Report on Bezymianny (Russia) — October 1987
Scientific Event Alert Network Bulletin, vol. 12, no. 10 (October 1987)
Managing Editor: Lindsay McClelland.
Bezymianny (Russia) Rockslide & fumarole activity; plume on NOAA 9 image
Please cite this report as:
Global Volcanism Program, 1987. Report on Bezymianny (Russia) (McClelland, L., ed.). Scientific Event Alert Network Bulletin, 12:10. Smithsonian Institution.
55.972°N, 160.595°E; summit elev. 2882 m
All times are local (unless otherwise noted)
Rockslides and fumarolic activity were observed 11-12 October and gas plumes with some ash reached 1 km height. A NOAA 9 satellite image returned at 0518 on 13 October showed a very thin, weak plume drifting 60-80 km NE.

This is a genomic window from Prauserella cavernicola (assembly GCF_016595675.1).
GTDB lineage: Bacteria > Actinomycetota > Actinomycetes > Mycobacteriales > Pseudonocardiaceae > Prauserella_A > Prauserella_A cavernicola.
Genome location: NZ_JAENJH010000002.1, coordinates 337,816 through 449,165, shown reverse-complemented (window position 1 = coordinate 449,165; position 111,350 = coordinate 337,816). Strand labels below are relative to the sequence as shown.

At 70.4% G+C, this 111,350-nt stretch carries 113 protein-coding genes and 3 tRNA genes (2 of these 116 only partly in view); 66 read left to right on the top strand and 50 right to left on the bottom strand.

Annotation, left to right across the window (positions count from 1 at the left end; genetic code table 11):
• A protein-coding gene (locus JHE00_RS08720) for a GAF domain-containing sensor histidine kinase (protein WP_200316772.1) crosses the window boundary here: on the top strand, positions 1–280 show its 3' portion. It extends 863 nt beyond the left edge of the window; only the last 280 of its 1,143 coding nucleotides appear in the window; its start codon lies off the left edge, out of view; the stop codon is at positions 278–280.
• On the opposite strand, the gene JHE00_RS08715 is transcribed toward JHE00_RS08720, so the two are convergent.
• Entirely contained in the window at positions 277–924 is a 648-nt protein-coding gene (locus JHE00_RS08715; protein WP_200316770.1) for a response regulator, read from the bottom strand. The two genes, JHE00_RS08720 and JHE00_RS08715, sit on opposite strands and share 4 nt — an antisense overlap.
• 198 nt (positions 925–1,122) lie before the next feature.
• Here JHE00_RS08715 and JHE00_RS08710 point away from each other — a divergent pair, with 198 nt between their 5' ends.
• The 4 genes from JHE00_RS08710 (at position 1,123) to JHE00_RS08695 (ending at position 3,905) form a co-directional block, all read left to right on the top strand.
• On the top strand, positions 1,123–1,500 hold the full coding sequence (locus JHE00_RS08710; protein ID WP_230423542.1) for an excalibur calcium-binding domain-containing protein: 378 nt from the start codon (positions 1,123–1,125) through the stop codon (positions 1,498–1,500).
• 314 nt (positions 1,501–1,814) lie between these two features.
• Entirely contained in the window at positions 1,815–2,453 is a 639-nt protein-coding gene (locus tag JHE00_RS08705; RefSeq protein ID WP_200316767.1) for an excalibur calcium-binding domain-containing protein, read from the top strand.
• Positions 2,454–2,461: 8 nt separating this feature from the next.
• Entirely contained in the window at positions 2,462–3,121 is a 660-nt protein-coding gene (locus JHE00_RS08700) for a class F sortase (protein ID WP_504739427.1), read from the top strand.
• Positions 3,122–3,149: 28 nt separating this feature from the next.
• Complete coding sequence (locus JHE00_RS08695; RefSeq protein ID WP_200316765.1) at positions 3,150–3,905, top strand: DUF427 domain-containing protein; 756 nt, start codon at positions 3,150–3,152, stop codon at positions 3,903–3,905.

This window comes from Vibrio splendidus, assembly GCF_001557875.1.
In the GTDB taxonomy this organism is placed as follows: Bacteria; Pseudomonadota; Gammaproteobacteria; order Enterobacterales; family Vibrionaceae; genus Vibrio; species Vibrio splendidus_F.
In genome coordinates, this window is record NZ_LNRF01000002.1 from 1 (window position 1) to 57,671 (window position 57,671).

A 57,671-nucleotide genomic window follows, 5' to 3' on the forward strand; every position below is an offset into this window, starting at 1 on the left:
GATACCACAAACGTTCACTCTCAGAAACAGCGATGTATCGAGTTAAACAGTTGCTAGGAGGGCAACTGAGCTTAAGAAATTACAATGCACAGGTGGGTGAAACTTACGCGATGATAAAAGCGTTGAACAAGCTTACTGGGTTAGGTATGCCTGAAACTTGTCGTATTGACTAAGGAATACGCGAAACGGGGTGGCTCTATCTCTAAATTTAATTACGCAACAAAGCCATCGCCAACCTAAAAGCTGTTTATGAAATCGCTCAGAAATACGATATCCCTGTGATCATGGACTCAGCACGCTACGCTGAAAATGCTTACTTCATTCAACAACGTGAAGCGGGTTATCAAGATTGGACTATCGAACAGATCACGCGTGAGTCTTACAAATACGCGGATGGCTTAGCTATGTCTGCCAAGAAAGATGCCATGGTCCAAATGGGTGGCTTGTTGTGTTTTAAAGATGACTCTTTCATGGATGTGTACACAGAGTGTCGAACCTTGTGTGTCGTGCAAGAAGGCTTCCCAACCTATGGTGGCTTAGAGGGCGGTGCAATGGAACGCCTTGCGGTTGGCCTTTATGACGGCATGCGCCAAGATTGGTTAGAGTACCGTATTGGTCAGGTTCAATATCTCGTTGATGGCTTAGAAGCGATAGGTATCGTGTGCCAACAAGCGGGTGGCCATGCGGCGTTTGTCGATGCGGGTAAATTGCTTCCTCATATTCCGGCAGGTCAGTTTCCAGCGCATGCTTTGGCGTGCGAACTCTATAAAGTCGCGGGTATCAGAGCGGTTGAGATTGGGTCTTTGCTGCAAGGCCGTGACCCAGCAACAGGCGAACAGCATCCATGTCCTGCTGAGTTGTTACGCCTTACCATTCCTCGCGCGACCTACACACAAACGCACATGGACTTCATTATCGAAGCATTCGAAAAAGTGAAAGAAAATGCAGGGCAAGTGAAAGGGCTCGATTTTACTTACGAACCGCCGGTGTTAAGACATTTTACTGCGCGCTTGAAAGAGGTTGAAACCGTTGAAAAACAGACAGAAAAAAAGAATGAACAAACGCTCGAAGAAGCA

Geologic Background. Prior to its noted 1955-56 eruption, Bezymianny had been considered extinct. The modern volcano, much smaller in size than its massive neighbors Kamen and Kliuchevskoi, was formed about 4700 years ago over a late-Pleistocene lava-dome complex and an ancestral edifice built about 11,000-7000 years ago. Three periods of intensified activity have occurred during the past 3000 years. The latest period, which was preceded by a 1000-year quiescence, began with the dramatic 1955-56 eruption. This eruption, similar to that of St. Helens in 1980, produced a large horseshoe-shaped crater that was formed by collapse of the summit and an associated lateral blast. Subsequent episodic but ongoing lava-dome growth, accompanied by intermittent explosive activity and pyroclastic flows, has largely filled the 1956 crater.
Information Contacts: S. Fedotov and I. Menyailov, IV; W. Gould, NOAA/NESDIS.